Dubious McGinty was still cursing his bad luck. No! It was sloppiness! He was getting sloppy! He was lucky it was Vazquez's boat. The anxiety swelled up in his stomach again, and he started snapping his fingers nervously. He really, really, really wanted to throw this pile over: its evil had suddenly overwhelmed him, right after the thunderstorm, when the air was still ionized and everything seemed fresh and clean except the piles of evil thoughts in his cubbyhole. It all had to go! He stood up again. The Coast Guard boat was far away again. Dubious picked up another pile to throw into the river, then another, then another. He was tired of remembering. Memorial Day was the worst day of the year! He wanted to forget everything he knew, everything he thought about, everyone he thought about.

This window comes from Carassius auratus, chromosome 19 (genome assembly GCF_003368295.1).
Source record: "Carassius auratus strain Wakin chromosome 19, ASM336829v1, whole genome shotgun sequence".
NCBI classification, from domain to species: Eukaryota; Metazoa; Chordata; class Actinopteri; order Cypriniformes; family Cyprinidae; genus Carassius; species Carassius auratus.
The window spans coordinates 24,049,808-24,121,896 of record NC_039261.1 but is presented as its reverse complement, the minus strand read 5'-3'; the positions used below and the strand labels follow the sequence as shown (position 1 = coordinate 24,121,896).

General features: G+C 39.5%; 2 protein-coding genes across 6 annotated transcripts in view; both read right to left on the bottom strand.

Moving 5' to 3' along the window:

Several miles to the east, Devi Rajatala was wondering what Angela de la Paz was thinking about. She was driving Angela home from her afternoon working at the National Arboretum Friendship Garden. Dr. Raj did not usually drive anybody home, but the sudden thunderstorm had caused Angela to miss her bus, and the buses were very infrequent on Sundays. Angela was thinking that it would probably be really nice to go live with Dr. Raj. She probably had a nice house with nice things, and she was smart, so maybe she could help Angela's grandmother get better. Dr. Raj asked how things were at home. "Good," replied Angela. "Abuela got a walker, so that's helping." Angela could not remember a time when her grandmother was not on dialysis, but this walking trouble was a new thing and it scared her. With no more homework tutoring needed until fall, Dr. Rajatala did not really know what she could do to help Angela. Talking about plants and math and science was the easy part, but Dr. Rajatala did not know how to talk to Angela about all the other things somebody needed to be talking to this girl about. She tried to remember things her own mother had talked to her about at that age, but that was in India and probably irrelevant. "Thanks! Bye!" Angela was already getting out of the car. Angela had a lot of happy memories from the Friendship Garden and was looking forward to spending a lot of time there over the summer. Dr. Rajatala watched her walk up the sidewalk. She saw a little girl growing up too fast, and it made her sad. All her memories of Angela were sad.